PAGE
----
One tourism businessman told Thai news outlet Thai PBS on Wednesday that many smaller tourist business operators have been forced to sell their cars and homes during the current period of closure simply to survive.
Phuket reopening to go ahead with cabinet approval on Tuesday suggests Prime Minister Prayut
The Prime Minister also appeared to suggest that the Phuket Sandbox scheme will go ahead and be approved by the cabinet when it meets next Tuesday.
However, there are reports that extra conditions and tweaks have been proposed to the Centre for Covid-19 Situation Administration (CCSA) for its meeting on Friday. This was confirmed by spokesperson Apisamai Srisangson.
‘So the province has agreed to improve public understanding about its Covid-19 safety measures that will be implemented when the Phuket Tourism Sandbox programme begins,’ Ms Apismai told the press. She said weaknesses had been discovered in the plans.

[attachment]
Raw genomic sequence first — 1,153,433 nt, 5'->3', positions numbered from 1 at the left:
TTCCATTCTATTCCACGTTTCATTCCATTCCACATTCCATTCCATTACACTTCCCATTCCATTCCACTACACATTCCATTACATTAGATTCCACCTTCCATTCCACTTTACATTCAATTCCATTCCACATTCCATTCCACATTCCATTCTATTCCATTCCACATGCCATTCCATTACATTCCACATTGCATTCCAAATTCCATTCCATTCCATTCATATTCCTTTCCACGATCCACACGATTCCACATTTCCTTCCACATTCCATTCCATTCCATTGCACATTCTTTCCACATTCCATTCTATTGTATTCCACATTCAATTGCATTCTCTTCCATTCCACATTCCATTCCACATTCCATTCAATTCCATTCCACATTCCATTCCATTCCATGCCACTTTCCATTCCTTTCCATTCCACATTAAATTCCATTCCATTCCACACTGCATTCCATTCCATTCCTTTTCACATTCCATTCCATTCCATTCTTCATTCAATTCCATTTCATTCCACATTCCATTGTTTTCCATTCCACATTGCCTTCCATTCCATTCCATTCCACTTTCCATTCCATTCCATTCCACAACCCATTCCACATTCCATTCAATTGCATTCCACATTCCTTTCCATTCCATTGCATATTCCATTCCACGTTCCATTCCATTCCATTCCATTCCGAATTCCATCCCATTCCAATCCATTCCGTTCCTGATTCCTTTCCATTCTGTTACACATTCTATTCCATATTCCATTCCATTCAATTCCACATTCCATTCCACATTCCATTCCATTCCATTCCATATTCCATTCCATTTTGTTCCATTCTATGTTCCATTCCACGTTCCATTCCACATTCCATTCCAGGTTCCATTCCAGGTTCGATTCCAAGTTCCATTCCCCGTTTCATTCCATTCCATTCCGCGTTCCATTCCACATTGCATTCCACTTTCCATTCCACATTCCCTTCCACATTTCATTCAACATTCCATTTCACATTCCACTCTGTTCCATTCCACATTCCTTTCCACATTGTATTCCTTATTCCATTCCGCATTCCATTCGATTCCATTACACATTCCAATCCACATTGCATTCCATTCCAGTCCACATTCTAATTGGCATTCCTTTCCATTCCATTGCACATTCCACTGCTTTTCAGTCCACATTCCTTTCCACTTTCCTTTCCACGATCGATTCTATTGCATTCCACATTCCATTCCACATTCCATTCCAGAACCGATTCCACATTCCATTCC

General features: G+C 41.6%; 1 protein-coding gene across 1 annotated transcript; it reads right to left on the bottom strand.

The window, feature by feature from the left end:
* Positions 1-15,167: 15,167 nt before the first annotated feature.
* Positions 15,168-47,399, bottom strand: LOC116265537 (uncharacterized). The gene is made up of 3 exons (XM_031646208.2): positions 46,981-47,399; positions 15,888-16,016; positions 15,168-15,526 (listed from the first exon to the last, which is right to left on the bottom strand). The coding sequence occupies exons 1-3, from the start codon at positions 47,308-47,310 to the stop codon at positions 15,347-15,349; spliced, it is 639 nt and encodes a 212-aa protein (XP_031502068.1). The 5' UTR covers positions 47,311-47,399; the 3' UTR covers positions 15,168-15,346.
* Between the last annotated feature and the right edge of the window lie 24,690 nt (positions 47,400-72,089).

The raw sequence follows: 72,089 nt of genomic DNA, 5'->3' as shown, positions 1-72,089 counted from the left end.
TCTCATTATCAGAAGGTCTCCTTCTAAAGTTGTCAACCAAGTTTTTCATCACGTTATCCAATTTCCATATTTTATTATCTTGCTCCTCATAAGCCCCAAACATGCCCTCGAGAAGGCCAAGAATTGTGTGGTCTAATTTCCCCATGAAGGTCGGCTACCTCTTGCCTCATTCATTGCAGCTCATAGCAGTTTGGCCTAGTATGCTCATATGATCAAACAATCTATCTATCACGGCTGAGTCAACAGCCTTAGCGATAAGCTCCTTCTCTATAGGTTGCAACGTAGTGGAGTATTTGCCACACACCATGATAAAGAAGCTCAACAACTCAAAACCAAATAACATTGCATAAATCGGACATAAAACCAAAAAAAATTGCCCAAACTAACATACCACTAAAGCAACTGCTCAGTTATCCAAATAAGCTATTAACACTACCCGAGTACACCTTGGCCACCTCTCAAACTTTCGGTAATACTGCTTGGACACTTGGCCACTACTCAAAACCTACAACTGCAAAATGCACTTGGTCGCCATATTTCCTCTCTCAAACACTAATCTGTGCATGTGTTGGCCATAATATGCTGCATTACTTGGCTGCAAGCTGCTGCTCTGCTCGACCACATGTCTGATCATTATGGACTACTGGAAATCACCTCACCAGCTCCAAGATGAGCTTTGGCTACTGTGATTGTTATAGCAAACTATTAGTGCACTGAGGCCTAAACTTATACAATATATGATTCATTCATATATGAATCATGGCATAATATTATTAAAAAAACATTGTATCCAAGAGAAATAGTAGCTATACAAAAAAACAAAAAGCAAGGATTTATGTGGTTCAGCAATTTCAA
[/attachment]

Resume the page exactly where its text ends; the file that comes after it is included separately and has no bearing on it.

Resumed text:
Intensive security protocols to be deployed on Phuket including GPS wristbands, facial recognition technology, roadblocks and a Covid 19 test on arrival
Intensive security protocols will be established on the island with road checkpoints and more instance screening availing both in and out of the island.
It is also reported that all foreign arrivals will be required to wear wristbands with a GPS locator.
The first Covid-19 test will be taken at the airport before visitors are shuttled to their hotels
Checkpoints on the island are to be equipped with facial recognition technology so that any foreigner attempting to breach security will be quickly recognised and taken into custody.
In addition to this, there will be three Covid-19 tests that visitors will be subject to in their initial 14 days stay on the island, with officials also making it clear that any tourist who fails a swab test will be required to go straight into quarantine at their own expense.